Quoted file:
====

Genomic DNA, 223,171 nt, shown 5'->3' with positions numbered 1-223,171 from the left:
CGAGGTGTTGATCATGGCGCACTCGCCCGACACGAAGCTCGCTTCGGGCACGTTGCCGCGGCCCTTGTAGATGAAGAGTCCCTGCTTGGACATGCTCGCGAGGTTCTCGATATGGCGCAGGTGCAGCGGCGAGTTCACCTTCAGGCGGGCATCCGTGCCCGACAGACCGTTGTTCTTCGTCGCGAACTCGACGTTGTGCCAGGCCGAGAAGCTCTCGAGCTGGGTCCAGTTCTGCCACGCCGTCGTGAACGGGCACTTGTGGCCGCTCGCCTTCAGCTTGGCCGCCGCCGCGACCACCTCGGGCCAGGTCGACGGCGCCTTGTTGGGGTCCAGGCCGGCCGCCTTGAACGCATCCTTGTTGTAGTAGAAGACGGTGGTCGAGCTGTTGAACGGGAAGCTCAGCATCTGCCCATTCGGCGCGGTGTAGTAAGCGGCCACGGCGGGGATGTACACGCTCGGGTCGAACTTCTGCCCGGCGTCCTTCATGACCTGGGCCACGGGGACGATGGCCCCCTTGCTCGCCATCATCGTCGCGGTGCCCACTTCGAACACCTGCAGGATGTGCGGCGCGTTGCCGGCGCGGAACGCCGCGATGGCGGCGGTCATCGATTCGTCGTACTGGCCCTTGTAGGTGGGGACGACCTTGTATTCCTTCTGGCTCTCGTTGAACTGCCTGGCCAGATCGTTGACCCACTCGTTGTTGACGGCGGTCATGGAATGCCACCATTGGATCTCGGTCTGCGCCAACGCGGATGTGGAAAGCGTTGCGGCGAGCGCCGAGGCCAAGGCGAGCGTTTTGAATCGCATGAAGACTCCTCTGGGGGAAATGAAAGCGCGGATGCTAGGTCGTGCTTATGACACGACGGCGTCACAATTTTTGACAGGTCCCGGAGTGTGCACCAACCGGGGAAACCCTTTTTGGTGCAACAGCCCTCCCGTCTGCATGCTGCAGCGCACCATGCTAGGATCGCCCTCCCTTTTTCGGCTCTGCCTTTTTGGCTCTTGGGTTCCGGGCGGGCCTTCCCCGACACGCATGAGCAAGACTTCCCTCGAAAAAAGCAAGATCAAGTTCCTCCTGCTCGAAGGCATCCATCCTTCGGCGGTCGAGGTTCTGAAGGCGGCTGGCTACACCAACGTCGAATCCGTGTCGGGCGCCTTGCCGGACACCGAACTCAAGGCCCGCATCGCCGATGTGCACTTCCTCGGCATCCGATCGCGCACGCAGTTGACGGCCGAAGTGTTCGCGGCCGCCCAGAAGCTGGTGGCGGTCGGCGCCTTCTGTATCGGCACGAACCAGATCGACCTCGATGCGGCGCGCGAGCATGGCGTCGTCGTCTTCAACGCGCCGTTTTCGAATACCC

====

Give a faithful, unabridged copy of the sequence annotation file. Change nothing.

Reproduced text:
Genomic DNA, 223,171 nt, shown 5'->3' with positions numbered 1-223,171 from the left:
CGAGGTGTTGATCATGGCGCACTCGCCCGACACGAAGCTCGCTTCGGGCACGTTGCCGCGGCCCTTGTAGATGAAGAGTCCCTGCTTGGACATGCTCGCGAGGTTCTCGATATGGCGCAGGTGCAGCGGCGAGTTCACCTTCAGGCGGGCATCCGTGCCCGACAGACCGTTGTTCTTCGTCGCGAACTCGACGTTGTGCCAGGCCGAGAAGCTCTCGAGCTGGGTCCAGTTCTGCCACGCCGTCGTGAACGGGCACTTGTGGCCGCTCGCCTTCAGCTTGGCCGCCGCCGCGACCACCTCGGGCCAGGTCGACGGCGCCTTGTTGGGGTCCAGGCCGGCCGCCTTGAACGCATCCTTGTTGTAGTAGAAGACGGTGGTCGAGCTGTTGAACGGGAAGCTCAGCATCTGCCCATTCGGCGCGGTGTAGTAAGCGGCCACGGCGGGGATGTACACGCTCGGGTCGAACTTCTGCCCGGCGTCCTTCATGACCTGGGCCACGGGGACGATGGCCCCCTTGCTCGCCATCATCGTCGCGGTGCCCACTTCGAACACCTGCAGGATGTGCGGCGCGTTGCCGGCGCGGAACGCCGCGATGGCGGCGGTCATCGATTCGTCGTACTGGCCCTTGTAGGTGGGGACGACCTTGTATTCCTTCTGGCTCTCGTTGAACTGCCTGGCCAGATCGTTGACCCACTCGTTGTTGACGGCGGTCATGGAATGCCACCATTGGATCTCGGTCTGCGCCAACGCGGATGTGGAAAGCGTTGCGGCGAGCGCCGAGGCCAAGGCGAGCGTTTTGAATCGCATGAAGACTCCTCTGGGGGAAATGAAAGCGCGGATGCTAGGTCGTGCTTATGACACGACGGCGTCACAATTTTTGACAGGTCCCGGAGTGTGCACCAACCGGGGAAACCCTTTTTGGTGCAACAGCCCTCCCGTCTGCATGCTGCAGCGCACCATGCTAGGATCGCCCTCCCTTTTTCGGCTCTGCCTTTTTGGCTCTTGGGTTCCGGGCGGGCCTTCCCCGACACGCATGAGCAAGACTTCCCTCGAAAAAAGCAAGATCAAGTTCCTCCTGCTCGAAGGCATCCATCCTTCGGCGGTCGAGGTTCTGAAGGCGGCTGGCTACACCAACGTCGAATCCGTGTCGGGCGCCTTGCCGGACACCGAACTCAAGGCCCGCATCGCCGATGTGCACTTCCTCGGCATCCGATCGCGCACGCAGTTGACGGCCGAAGTGTTCGCGGCCGCCCAGAAGCTGGTGGCGGTCGGCGCCTTCTGTATCGGCACGAACCAGATCGACCTCGATGCGGCGCGCGAGCATGGCGTCGTCGTCTTCAACGCGCCGTTTTCGAATACCC